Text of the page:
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I J SRD - I nternational J ournal for Scientific Research & Development| Vol.

1, I ssue 2, 2013 | I SSN (online): 2321-0613





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AbstractSequential rule mining has been applied in
several domains such as stock market analysis [3], weather
observation and drought management [4].The most famous
approach for sequential rule mining is that of Mannila et al.
[3] and other researchers afterward that aim at discovering
partially ordered sets of events appearing frequently within a
time window in a sequence of events.
I. INTRODUCTION
Recent developments in computing and automation
technologies have resulted in computerizing business and
scientific applications in various areas. Turing the massive
amounts of accumulated information into knowledge is
attracting researchers in numerous domains as well as
databases, machine learning, statistics, and so on. From the
views of information researchers, the stress is on
discovering meaningful patterns hidden in the massive data
sets. Hence, a central issue for knowledge discovery in
databases, additionally the main focus of this thesis, is to
develop economical and scalable mining algorithms as
integrated tools for management systems.
Data mining, that is additionally cited as knowledge
discovery in databases, has been recognized because the
method of extracting non-trivial, implicit, antecedently
unknown, and probably helpful data from knowledge in
databases. The information employed in the mining method
usually contains massive amounts of knowledge collected
by computerized applications. As an example, bar-code
readers in retail stores, digital sensors in scientific
experiments, and alternative automation tools in engineering
typically generate tremendous knowledge into databases in
no time. Not to mention the natively computing- centric
environments like internet access logs in net applications.
These databases therefore work as rich and reliable
sources for information generation and verification.
Meanwhile, the massive databases give challenges for
effective approaches for information discovery.
The discovered information will be utilized in
many ways in corresponding applications. For instance,
distinctive the oft times appeared sets of things in a very
retail info will be used to improve the choice creating
of merchandise placement or commercial. Discovering
patterns of client browsing and buying (from either client
records or net traversals) could assist the modeling of user
behaviors for client retention or customized services. Given
the specified databases, whether relational, transactional,
spatial, temporal, or transmission ones, we have a tendency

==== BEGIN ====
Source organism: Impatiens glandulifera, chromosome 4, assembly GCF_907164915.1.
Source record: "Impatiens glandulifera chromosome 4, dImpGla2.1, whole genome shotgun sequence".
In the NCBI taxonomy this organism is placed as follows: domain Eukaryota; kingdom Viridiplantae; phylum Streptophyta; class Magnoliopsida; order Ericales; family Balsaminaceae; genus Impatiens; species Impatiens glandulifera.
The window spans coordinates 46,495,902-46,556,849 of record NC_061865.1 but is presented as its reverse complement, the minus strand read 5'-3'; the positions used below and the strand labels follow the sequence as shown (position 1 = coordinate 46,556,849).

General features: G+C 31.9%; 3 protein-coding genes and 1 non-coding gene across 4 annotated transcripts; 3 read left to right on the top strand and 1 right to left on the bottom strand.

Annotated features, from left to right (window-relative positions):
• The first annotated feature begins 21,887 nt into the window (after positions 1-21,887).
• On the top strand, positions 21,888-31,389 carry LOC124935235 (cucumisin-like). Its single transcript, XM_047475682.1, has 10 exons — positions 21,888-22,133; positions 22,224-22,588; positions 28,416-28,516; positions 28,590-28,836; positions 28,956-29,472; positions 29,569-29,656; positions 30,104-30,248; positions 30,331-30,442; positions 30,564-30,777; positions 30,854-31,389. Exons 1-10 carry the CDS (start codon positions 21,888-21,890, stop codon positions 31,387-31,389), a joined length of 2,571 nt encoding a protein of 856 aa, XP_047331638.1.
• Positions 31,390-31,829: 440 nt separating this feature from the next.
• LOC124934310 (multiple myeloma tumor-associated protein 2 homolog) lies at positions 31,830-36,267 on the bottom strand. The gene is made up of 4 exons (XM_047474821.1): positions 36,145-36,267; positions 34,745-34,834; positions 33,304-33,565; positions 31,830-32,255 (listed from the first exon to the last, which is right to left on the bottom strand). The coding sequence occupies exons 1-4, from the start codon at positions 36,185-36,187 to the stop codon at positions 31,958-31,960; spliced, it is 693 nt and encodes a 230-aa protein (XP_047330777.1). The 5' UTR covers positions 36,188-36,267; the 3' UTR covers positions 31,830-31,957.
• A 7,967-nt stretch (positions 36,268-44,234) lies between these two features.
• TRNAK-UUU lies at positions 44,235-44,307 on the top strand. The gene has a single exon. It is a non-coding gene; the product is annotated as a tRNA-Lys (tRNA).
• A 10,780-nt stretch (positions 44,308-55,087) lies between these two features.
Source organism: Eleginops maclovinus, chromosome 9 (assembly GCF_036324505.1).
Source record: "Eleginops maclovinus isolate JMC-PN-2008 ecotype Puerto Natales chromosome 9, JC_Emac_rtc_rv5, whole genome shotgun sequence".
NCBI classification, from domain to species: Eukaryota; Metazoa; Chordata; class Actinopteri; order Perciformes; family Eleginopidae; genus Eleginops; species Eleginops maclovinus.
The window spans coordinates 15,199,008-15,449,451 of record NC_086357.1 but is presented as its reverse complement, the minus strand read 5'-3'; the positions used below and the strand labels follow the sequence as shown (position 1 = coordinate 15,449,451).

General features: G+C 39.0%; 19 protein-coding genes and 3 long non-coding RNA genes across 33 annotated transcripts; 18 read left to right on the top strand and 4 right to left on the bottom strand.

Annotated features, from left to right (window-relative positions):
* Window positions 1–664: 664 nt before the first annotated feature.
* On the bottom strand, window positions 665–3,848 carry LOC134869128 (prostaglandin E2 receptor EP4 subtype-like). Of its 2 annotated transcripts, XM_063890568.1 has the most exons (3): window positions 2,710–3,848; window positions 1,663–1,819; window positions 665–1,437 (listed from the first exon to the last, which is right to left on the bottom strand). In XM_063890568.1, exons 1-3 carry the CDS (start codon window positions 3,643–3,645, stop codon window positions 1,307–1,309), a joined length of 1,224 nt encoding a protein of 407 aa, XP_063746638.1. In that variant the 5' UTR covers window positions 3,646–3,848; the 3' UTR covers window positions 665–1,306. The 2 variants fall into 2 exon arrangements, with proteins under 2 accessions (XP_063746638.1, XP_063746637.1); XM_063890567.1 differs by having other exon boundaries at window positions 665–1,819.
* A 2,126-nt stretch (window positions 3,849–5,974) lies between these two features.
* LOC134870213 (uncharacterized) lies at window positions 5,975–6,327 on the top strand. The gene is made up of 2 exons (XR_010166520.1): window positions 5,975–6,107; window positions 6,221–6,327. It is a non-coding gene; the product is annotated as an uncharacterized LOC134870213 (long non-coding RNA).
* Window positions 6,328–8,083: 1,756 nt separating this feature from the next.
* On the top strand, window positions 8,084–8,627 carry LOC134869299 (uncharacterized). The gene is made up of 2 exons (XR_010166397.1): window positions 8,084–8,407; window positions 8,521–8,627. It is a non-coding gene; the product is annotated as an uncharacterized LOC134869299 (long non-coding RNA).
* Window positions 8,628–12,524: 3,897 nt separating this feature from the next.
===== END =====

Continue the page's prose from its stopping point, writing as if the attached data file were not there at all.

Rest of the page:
to could get helpful info once the information discovery
method if acceptable mining techniques square measure
used.
II. BACKGROUND AND PROBLEM DEFINITION
If a collection of data sequences is given, within which
every sequence may be a list of transactions ordered by the
transaction time, the matter of mining sequential patterns [3]
is to get all sequences with a user such minimum support.
Every transaction contains a collection of things. A
sequential pattern is an ordered list (sequence) of item sets.
The item sets that area unit contained within the sequence
area unit referred to as parts of the sequence. For a given
database D that consists of client transactions every group
action consists of the subsequent fields: customer-ID,
transaction-time, and therefore the things purchased within
the group action. an item-set may be a non-empty set of
things, and a sequence is an order list of item-sets. We are
saying a sequence A is contained in another sequence
B if there exists integers i1.
Support=

A sequence is an ordered list of elements (transactions).
Each element contains a collection of events (items). Each
element is attributed to a specific time or location. Length of
a sequence, |s|, is given by the number of elements of the
sequence
ID Sequences
1 {1,2},{3},{6},{7},{5}
2 {1,4},{3},{2},(1,2,5,6}
3 {1},{2},{6},{5},{6,7}
4 {2},{6,7},{1,2},{2,3}
Table 1: A Sequence Database
Considering a minimum support = 50% and minimum
confidence = 50%, we get following sequential rules
ID
SEQUENTIAL
RULE
SUPPORT CONFIDENCE
1 {1,2,3} => {5} .5 1.0
2 {1} => {3,5,6} .5 .66
3 {1,2} => {5,6} .75 .75
4 {2} => {5,6} .75 .75
5 {1} => {5,6} .5 .5
.. .. .. ..
Table 2: SEQUENTIAL RULES
sections: sorting phase, finding the massive item-set
phase, transformation section, sequence section, and
greatest phase.
The goal of sequential patterns is to search out the
sequences that have larger than or equal to an explicit user